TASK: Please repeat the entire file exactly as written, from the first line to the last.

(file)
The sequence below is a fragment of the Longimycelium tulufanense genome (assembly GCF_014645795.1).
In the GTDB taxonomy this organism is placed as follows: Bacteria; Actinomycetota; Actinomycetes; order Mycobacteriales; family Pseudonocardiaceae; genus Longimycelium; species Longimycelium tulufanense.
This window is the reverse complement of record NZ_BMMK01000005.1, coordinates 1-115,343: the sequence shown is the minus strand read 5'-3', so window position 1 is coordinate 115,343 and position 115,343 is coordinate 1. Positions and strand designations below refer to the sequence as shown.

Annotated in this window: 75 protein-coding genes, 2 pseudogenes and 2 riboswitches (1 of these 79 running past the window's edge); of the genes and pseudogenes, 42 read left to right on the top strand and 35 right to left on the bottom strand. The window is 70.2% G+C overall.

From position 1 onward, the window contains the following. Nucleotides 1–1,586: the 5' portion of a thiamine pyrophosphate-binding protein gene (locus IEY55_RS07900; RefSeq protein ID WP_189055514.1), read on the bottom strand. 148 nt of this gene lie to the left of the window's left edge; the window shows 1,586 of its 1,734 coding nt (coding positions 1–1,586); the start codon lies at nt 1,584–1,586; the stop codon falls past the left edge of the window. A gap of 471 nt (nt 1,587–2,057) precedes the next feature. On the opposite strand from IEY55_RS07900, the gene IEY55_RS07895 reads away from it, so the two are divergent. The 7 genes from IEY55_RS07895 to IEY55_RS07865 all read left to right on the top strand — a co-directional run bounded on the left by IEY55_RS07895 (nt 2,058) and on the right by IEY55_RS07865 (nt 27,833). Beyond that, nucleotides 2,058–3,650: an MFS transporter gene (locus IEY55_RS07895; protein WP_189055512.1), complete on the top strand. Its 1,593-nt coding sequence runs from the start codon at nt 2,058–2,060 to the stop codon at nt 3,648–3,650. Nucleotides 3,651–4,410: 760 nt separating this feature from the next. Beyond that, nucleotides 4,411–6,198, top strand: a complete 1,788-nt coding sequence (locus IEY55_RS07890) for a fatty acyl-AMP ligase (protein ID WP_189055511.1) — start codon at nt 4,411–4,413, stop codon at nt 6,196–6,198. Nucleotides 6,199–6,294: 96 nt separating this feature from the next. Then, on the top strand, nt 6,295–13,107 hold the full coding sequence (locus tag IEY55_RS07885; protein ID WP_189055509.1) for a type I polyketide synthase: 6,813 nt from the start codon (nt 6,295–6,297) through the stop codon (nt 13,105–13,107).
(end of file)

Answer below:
The sequence below is a fragment of the Longimycelium tulufanense genome (assembly GCF_014645795.1).
In the GTDB taxonomy this organism is placed as follows: Bacteria; Actinomycetota; Actinomycetes; order Mycobacteriales; family Pseudonocardiaceae; genus Longimycelium; species Longimycelium tulufanense.
This window is the reverse complement of record NZ_BMMK01000005.1, coordinates 1-115,343: the sequence shown is the minus strand read 5'-3', so window position 1 is coordinate 115,343 and position 115,343 is coordinate 1. Positions and strand designations below refer to the sequence as shown.

Annotated in this window: 75 protein-coding genes, 2 pseudogenes and 2 riboswitches (1 of these 79 running past the window's edge); of the genes and pseudogenes, 42 read left to right on the top strand and 35 right to left on the bottom strand. The window is 70.2% G+C overall.

From position 1 onward, the window contains the following. Nucleotides 1–1,586: the 5' portion of a thiamine pyrophosphate-binding protein gene (locus IEY55_RS07900; RefSeq protein ID WP_189055514.1), read on the bottom strand. 148 nt of this gene lie to the left of the window's left edge; the window shows 1,586 of its 1,734 coding nt (coding positions 1–1,586); the start codon lies at nt 1,584–1,586; the stop codon falls past the left edge of the window. A gap of 471 nt (nt 1,587–2,057) precedes the next feature. On the opposite strand from IEY55_RS07900, the gene IEY55_RS07895 reads away from it, so the two are divergent. The 7 genes from IEY55_RS07895 to IEY55_RS07865 all read left to right on the top strand — a co-directional run bounded on the left by IEY55_RS07895 (nt 2,058) and on the right by IEY55_RS07865 (nt 27,833). Beyond that, nucleotides 2,058–3,650: an MFS transporter gene (locus IEY55_RS07895; protein WP_189055512.1), complete on the top strand. Its 1,593-nt coding sequence runs from the start codon at nt 2,058–2,060 to the stop codon at nt 3,648–3,650. Nucleotides 3,651–4,410: 760 nt separating this feature from the next. Beyond that, nucleotides 4,411–6,198, top strand: a complete 1,788-nt coding sequence (locus IEY55_RS07890) for a fatty acyl-AMP ligase (protein ID WP_189055511.1) — start codon at nt 4,411–4,413, stop codon at nt 6,196–6,198. Nucleotides 6,199–6,294: 96 nt separating this feature from the next. Then, on the top strand, nt 6,295–13,107 hold the full coding sequence (locus tag IEY55_RS07885; protein ID WP_189055509.1) for a type I polyketide synthase: 6,813 nt from the start codon (nt 6,295–6,297) through the stop codon (nt 13,105–13,107).